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Barriers to, and facilitators of, the prevention of unintentional injury in children in the home: a systematic review and synthesis of qualitative research
  1. Janet Smithson1,
  2. Ruth Garside2,
  3. Mark Pearson2
  1. 1Psychology, College of Life and Environmental Sciences, University of Exeter, Washington Singer Laboratories, Exeter, UK
  2. 2Peninsula Medical School, University of Exeter, Exeter, UK
  1. Correspondence to Dr Janet Smithson, Psychology, College of Life and Environmental Sciences, University of Exeter, Washington Singer Laboratories, Perry Road, Exeter EX4 4QG, UK; j.smithson{at}exeter.ac.uk

Abstract

Background This review considers barriers to, and facilitators of, success for interventions to reduce unintentional injury to children in the home through supply and/or installation of home safety equipment, and looks at risk assessments.

Methods A systematic review of qualitative research. Bibliographic databases were searched for studies on interventions to reduce unintentional child injury in the home, or on related attitudes and behaviours. Studies were quality appraised, findings extracted, and a conceptual framework was developed to assess factors affecting the success of interventions.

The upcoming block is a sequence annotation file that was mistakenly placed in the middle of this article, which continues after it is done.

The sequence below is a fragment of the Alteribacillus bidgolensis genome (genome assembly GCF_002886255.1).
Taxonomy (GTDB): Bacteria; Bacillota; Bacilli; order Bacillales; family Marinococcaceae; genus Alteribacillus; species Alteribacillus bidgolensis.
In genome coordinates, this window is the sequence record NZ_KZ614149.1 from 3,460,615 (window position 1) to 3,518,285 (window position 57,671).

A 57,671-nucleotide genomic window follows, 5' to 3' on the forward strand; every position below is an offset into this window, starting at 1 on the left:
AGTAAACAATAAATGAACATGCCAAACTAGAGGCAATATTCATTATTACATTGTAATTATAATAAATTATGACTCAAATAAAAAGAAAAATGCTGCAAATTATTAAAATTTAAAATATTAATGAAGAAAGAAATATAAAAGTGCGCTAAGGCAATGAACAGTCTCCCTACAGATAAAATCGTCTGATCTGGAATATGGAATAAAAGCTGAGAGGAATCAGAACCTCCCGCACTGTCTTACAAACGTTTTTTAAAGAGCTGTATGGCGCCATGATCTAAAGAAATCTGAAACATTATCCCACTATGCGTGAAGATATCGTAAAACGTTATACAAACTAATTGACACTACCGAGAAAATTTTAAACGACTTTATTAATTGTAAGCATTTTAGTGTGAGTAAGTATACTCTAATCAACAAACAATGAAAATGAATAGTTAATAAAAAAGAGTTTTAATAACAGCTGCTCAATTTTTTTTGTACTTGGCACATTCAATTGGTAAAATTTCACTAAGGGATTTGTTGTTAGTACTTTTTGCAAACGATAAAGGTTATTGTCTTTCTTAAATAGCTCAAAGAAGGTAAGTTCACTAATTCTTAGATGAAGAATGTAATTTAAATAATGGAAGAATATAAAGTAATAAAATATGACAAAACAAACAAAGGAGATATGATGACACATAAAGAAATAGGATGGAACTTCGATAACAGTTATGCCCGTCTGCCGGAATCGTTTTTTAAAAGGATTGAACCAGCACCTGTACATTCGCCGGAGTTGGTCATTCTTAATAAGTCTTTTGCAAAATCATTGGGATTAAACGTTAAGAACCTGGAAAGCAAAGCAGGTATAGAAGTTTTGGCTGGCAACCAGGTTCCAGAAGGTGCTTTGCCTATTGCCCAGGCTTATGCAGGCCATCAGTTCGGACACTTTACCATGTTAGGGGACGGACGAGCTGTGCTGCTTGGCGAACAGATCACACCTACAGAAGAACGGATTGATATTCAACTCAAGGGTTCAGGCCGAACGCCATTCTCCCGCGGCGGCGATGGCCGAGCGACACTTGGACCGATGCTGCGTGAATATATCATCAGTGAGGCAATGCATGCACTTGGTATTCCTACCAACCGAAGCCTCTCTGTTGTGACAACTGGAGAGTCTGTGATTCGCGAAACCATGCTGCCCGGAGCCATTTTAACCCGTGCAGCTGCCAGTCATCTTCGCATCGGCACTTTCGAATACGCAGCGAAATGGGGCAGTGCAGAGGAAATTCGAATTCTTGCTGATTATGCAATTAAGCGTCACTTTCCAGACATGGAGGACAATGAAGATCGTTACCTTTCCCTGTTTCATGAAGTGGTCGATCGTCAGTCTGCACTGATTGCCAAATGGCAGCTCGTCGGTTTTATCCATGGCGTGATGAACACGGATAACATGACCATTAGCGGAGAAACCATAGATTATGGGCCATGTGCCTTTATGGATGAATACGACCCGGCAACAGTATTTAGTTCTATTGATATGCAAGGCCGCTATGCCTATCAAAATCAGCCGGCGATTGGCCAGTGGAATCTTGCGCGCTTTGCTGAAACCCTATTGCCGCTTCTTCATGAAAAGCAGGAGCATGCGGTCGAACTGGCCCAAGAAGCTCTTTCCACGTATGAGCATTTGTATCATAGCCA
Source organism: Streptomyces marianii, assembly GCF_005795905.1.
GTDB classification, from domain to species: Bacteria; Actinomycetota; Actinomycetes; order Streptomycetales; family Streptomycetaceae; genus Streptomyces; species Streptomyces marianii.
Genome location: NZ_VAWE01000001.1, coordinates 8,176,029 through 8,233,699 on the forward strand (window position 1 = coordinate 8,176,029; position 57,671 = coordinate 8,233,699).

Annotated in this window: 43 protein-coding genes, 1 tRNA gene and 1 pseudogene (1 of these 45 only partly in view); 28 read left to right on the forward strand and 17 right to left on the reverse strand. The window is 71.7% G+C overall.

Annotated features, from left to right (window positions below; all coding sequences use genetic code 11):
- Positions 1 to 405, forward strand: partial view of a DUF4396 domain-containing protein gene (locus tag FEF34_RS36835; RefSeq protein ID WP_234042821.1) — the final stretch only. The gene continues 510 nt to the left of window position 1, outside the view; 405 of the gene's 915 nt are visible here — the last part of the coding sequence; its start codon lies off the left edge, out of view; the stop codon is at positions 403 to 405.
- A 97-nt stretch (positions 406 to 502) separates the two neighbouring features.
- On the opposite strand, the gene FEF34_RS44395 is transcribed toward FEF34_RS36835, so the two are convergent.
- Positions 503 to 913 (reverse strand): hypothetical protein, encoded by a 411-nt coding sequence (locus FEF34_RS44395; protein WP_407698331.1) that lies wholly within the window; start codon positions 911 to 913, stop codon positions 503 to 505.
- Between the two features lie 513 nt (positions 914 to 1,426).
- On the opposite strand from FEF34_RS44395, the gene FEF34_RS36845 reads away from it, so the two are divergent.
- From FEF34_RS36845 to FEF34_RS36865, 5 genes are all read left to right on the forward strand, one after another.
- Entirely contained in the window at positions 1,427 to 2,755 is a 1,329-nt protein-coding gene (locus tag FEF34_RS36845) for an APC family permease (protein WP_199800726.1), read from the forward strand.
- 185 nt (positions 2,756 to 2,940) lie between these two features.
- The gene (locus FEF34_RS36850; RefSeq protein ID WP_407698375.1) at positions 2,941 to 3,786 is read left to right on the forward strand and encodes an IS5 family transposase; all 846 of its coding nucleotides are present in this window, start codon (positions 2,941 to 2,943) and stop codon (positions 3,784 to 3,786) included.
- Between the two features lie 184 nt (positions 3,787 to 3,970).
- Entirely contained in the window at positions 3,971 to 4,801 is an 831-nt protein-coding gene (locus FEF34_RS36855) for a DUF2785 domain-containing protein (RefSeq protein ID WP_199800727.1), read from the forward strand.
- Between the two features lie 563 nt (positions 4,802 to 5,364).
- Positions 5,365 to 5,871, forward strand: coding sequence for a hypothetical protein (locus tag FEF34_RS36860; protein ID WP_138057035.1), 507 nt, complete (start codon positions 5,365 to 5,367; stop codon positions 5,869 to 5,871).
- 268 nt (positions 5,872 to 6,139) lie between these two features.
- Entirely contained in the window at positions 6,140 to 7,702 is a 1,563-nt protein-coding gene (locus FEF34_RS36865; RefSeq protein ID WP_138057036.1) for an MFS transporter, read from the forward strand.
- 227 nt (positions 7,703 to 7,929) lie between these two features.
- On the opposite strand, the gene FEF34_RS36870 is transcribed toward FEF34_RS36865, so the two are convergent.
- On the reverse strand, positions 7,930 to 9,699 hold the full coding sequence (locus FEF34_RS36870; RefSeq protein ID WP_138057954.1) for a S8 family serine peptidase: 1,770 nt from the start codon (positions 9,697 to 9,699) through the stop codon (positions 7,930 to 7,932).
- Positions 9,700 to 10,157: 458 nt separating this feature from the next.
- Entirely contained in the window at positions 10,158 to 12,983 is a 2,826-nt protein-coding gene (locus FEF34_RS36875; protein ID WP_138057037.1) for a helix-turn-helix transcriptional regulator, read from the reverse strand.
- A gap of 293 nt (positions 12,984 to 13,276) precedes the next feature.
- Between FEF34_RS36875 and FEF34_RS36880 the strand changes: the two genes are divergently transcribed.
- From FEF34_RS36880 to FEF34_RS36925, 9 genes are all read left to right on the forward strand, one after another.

Results Nine peer-reviewed journal articles were included. Barriers and facilitators were highlighted at organisational, environmental and personal levels. Effective provision of safety equipment involves ongoing support with installation and maintenance. Take up and success of interventions depends on adjusting interventions according to practical limitations and parents' cultural expectations. A particular barrier was parents' inability to modify rented or shared accommodation.

Conclusions The review highlights ways in which health inequalities affect the take up and success of home safety interventions, and how health workers can use this knowledge to facilitate future interventions.

  • Child
  • home
  • qualitative
  • systematic review

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Footnotes

  • Funding This research was funded by NICE Centre for Public Health Excellence, and carried out by the Peninsula Technology Assessment Group, part of the Institute of Health Service Research at the Peninsula Medical School. The views expressed in this article are those of the authors and do not necessarily reflect those of NICE.

  • Competing interests None.

  • Provenance and peer review Not commissioned; externally peer reviewed.

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